- The Washington Times - Thursday, March 6, 2003

Warring sides to meet in Ghana today
ABIDJAN West Africa geared up yesterday for a new bid to resolve Ivory Coast's five-month war with talks in Ghana as rebels ruled out giving up top government posts to rescue a tottering peace deal.
Ivory Coast's three rebel movements and President Laurent Gbagbo were to visit Ghana today at the invitation of President John Kufuor, the rotating chairman of the 15-nation Economic Community of West African States. The regional bloc has been trying to defuse the war in Ivory Coast since the conflict began in September.

Obasanjo's party blamed for pre-election killing
ABUJA Gunmen killed a leading opposition politician at his home here in the capital yesterday, sharply raising tensions before the April 19 presidential election.
Opposition leaders blamed President Olusegun Obasanjo and his People's Democratic Party (PDP) for the killing of Harry Marshall, a close aide of main opposition candidate Muhammadu Buhari of the All Nigeria People's Party (ANPP). The ruling PDP denied the charge.
"We must warn that nobody has the monopoly on violence," said Don Etiebet, the ANPP chairman, sitting next to a silent Mr. Buhari.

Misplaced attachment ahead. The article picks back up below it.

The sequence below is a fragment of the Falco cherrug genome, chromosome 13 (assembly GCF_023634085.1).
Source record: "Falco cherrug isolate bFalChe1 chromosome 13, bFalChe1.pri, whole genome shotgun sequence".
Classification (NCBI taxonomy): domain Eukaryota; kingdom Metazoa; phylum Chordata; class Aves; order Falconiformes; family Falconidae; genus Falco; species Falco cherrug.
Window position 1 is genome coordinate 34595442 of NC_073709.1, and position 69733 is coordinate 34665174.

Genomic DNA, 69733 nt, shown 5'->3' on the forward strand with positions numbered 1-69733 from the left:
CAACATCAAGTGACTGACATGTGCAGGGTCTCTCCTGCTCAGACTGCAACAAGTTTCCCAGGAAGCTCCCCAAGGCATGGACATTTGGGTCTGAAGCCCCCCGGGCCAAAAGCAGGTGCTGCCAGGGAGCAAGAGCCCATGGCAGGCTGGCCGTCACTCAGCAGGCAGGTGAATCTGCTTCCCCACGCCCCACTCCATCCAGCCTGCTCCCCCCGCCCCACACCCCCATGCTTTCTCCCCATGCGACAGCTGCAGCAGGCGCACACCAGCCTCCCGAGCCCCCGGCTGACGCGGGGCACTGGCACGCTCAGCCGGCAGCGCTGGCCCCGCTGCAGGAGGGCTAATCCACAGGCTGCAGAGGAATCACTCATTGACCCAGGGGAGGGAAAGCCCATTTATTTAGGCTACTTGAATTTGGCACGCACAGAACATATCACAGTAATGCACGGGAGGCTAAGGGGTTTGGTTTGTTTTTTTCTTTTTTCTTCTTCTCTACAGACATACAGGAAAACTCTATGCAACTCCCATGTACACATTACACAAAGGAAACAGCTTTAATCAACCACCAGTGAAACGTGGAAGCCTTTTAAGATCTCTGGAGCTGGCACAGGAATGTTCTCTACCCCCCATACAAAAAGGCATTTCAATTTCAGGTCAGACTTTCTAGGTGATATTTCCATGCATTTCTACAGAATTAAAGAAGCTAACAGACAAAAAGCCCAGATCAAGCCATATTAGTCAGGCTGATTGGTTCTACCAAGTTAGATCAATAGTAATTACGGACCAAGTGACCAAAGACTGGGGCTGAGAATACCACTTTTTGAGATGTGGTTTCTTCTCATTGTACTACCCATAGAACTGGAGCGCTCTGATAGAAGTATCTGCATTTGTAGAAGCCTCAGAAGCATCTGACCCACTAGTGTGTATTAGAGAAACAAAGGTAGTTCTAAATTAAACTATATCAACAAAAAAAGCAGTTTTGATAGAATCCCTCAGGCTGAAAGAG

Government forces regain eastern town
MONROVIA, Liberia Government forces have recaptured a strategic town near the eastern border with Ivory Coast after several days of clashes, Defense Minister Daniel Chea has confirmed.
He said the border settlement of Toe, overrun by rebels of Liberians United for Reconciliation and Democracy (LURD) Friday, is back in government hands. LURD began the conflict in 2000 to oust President Charles Taylor.
Until recently, most LURD attacks had come from their northern bases in Lofa County and forest hide-outs nearer Monrovia. Fighting just across the border in the western part of Ivory Coast has given the Liberian rebels another launching pad for attacks.

Weekly notes
A top South African politician has quit Parliament in the wake of his fraud conviction in the purchase of a luxury vehicle during a $5.5 billion Daimler-Benz Aerospace arms deal, the ruling party said yesterday. Tony Yengeni, the African National Congress' former chief whip, was convicted last month after a plea bargain freed him of corruption charges. … Three arrested Rwandan rebels have been brought to the United States for trial in the brutal 1999 murders of Americans Susan Miller, 42, and her husband, Robert Haubner, 48, at the Bwindi national park in Uganda, the Justice Department announced in Washington this week. Six other English-speaking tourists and a park guard were also slain. The three reputed members of the Liberation Army of Rwanda Francois Karake, 38; Gregoire Nyaminani, 32; and Leonidas Bimenyimana, 34 were captured in Rwanda by the FBI on Saturday with the help of the Rwandan government.

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